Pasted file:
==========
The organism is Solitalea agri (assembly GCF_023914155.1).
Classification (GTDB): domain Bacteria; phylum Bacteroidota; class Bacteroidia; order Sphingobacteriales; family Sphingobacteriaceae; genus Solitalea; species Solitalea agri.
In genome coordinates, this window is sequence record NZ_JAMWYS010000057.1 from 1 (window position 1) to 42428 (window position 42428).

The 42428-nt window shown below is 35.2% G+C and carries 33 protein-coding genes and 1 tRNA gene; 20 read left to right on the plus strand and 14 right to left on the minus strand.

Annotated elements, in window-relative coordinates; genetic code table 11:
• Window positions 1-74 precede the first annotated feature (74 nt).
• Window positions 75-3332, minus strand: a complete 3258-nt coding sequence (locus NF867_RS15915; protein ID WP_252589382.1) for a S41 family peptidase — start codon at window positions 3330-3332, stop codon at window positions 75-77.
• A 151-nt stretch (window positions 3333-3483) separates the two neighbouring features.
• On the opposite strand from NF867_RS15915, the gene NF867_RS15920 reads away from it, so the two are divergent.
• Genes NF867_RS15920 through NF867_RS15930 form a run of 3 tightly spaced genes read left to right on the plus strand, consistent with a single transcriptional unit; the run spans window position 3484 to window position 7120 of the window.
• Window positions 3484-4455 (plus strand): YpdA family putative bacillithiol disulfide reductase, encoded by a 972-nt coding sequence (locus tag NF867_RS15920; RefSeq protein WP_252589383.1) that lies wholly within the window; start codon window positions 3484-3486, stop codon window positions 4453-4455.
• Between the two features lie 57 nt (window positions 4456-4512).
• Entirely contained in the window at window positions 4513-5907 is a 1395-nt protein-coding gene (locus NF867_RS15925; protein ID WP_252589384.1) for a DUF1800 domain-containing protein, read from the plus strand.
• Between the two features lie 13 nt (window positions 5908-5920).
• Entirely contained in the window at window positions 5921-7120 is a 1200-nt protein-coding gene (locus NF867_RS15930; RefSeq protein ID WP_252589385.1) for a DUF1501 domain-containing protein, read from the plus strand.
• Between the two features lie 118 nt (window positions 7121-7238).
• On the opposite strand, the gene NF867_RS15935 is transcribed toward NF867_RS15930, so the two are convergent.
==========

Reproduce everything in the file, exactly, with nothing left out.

The organism is Solitalea agri (assembly GCF_023914155.1).
Classification (GTDB): domain Bacteria; phylum Bacteroidota; class Bacteroidia; order Sphingobacteriales; family Sphingobacteriaceae; genus Solitalea; species Solitalea agri.
In genome coordinates, this window is sequence record NZ_JAMWYS010000057.1 from 1 (window position 1) to 42428 (window position 42428).

The 42428-nt window shown below is 35.2% G+C and carries 33 protein-coding genes and 1 tRNA gene; 20 read left to right on the plus strand and 14 right to left on the minus strand.

Annotated elements, in window-relative coordinates; genetic code table 11:
• Window positions 1-74 precede the first annotated feature (74 nt).
• Window positions 75-3332, minus strand: a complete 3258-nt coding sequence (locus NF867_RS15915; protein ID WP_252589382.1) for a S41 family peptidase — start codon at window positions 3330-3332, stop codon at window positions 75-77.
• A 151-nt stretch (window positions 3333-3483) separates the two neighbouring features.
• On the opposite strand from NF867_RS15915, the gene NF867_RS15920 reads away from it, so the two are divergent.
• Genes NF867_RS15920 through NF867_RS15930 form a run of 3 tightly spaced genes read left to right on the plus strand, consistent with a single transcriptional unit; the run spans window position 3484 to window position 7120 of the window.
• Window positions 3484-4455 (plus strand): YpdA family putative bacillithiol disulfide reductase, encoded by a 972-nt coding sequence (locus tag NF867_RS15920; RefSeq protein WP_252589383.1) that lies wholly within the window; start codon window positions 3484-3486, stop codon window positions 4453-4455.
• Between the two features lie 57 nt (window positions 4456-4512).
• Entirely contained in the window at window positions 4513-5907 is a 1395-nt protein-coding gene (locus NF867_RS15925; protein ID WP_252589384.1) for a DUF1800 domain-containing protein, read from the plus strand.
• Between the two features lie 13 nt (window positions 5908-5920).
• Entirely contained in the window at window positions 5921-7120 is a 1200-nt protein-coding gene (locus NF867_RS15930; RefSeq protein ID WP_252589385.1) for a DUF1501 domain-containing protein, read from the plus strand.
• Between the two features lie 118 nt (window positions 7121-7238).
• On the opposite strand, the gene NF867_RS15935 is transcribed toward NF867_RS15930, so the two are convergent.